I read a post at digitalweddingforum.com that not only made my hair stand on end, but also irritated me as well as others on the forum. Here is a snippet from the post (you have to be a member to read posts and yes it is worth the price of admission, even if you are a not a wedding photographer. )
“One of my hard drives crapped out on me last week. After bringing it to a local data recovery place and getting a 2-month turnaround quote with a questionable success rate, I’m planning to call up Drive Savers tomorrow morning to see what they can do
I’m not worried about potentially having to refund money. Assuming a worst-case scenario, how do you tell a (potentially volatile) couple, “My HD crashed”
First off the reason this had my hair standing on end, was that I have been there at my PC (My pre Mac days) and received the lovely error message that my drive was not accessible. A wave of panic runs through your body as you start doing a mental inventory of what was and wasn’t backed up at that moment. And then all you can do is start the process of either finding the data that you should have backed up, or realize that you are completely and totally screwed.
Ok, but let’s get back to the post, I left out part of the last sentence:
“….your pictures were on it, so all you’ll ever have to remember your wedding day is an online gallery”?”
Yep, the hard drive that crashed had photos from a wedding that were not backed up. That’s the point that got me really irritated. Could you even imagine after spending 20K or more on a wedding, all you have are thumbnails to show for it because a “photographer”, I use this term loosely and don’t want to add professional in there, didn’t do one of the most basic things they could have and backed up to a second external drive or even CD/DVD’s?
Luckily when my drive crashed, I had 90% of my work backed up to CD’s and the other 10% was not so important as to be missed if I lost it, but photos that are still lost forever.
So what are some things you can do to prevent a mishap like this? Well back up of course. Yes, I know it’s a pain in the ass and it takes time away from shooting and editing. But it’s better than losing that picture of Aunt Mable smiling at a clients wedding. Only to discover she passed on a week after the glorious event and the only photos of her besides the one Uncle Gary took while she was in her casket, were your wedding photos. If you are a wedding photographer, this is the most important thing you can do for your client, next to knowing what the hell you are doing when shooting in the first place.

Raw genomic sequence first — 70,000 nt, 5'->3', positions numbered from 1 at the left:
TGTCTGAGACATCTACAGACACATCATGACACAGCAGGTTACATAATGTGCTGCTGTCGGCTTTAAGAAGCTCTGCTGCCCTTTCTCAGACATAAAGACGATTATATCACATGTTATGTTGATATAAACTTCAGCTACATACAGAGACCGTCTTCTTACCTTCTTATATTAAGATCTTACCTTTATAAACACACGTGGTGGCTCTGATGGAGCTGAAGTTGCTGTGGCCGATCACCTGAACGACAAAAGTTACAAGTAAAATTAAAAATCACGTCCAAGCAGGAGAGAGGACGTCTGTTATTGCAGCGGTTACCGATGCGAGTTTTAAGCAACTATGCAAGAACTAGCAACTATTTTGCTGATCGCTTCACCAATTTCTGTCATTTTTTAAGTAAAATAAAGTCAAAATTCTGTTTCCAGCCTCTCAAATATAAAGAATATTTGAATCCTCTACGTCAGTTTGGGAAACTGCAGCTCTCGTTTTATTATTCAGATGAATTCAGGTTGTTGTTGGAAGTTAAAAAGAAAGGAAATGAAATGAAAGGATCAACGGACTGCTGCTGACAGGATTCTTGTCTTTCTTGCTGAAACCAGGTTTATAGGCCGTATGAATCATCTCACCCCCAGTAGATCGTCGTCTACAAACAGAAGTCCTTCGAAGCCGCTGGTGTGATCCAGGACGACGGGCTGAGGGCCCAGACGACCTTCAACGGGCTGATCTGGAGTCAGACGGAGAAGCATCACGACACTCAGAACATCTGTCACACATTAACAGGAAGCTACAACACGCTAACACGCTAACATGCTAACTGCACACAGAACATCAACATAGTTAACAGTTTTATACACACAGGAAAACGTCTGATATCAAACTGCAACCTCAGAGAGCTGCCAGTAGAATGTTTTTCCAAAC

I have only shot a couple of weddings, one for some friends that my wife and I shot as a gift and another where I was the “Uncle with the camera” but was able to shoot better than the hired help because I had less pressure. But I knew how important these photos would be for each couple, so here is how I handled the work flow and still do it this way.
Work flow for backing up images
All my CF cards are 4 GB and less and I prefer the 1 or 2 Gb to shoot with. This way if one fails, I lose a lot less images than if shooting with a 8 GB card. I still don’t trust the cards will always be reliable, so I am paranoid. I like the Lexars, but also shoot with Sandisk as well. I also make sure I never fill up a card, I leave quite a bit of room since I have seen a couple of my cards get wonky as they get close to being full.
I rotate the cards out so on one side of my camera bag I have freshly formatted cards. I feel formatting is very important when you use a card you have already shot with. First, you know the card is clean and you don’t have to worry about filing up a card to fast because it had a previous shoot on it. Second, you know there is no bad data that was introduced through some software on your PC or during the transfer process.
Once I shoot a card, it goes into the other side of the bag, with known cards that have already been used.
When a shoot is over it is easy to be tempted to view them on the camera and go through each card. This is commonly referred to as “Chimping” by the way. Yeah, I’m guilty of this myself, but learned to have some patience. It’s better to hook up the old firewire and start uploading the images into Aperture. I then go through the process of deleting image that are out of focus or just plain bad and then export to a DVD burn usinga plugin by Blue Room Software. I wrote about this great plugin in an earlier article.
Then of course there is then exporting from Aperture, to two external drives.
Now I have data in 5 places CF card, MacBook Pro or iMac, DVD’s and 2 external drives. Do you think there is a chance that I could lose any of the data? Possible, but not probable. At this point I feel pretty well protected.
One final option is to start uploading your images to a company like Zenfolio.com. They offer unlimited data space, galleries and the ability to also sell your images for less than $9 a month. Use this coupon code 5V5-2VC-XYR to save $5 when you sign up.
Other ways to protect yourself if you are a wedding photographer or shooting for a client are:
- Backup your data, everywhere, multiple times.
- Become a member of the PPA. If for anything the Data Recovery program and legal assistance team to help pay for such events.
- Make sure you have adequate insurance, what if the client wanted you to pay for a new wedding to be shot?
- Have a Limits of Liability Clause in your Contract
Ok, there you go, now no more excuses for losing data.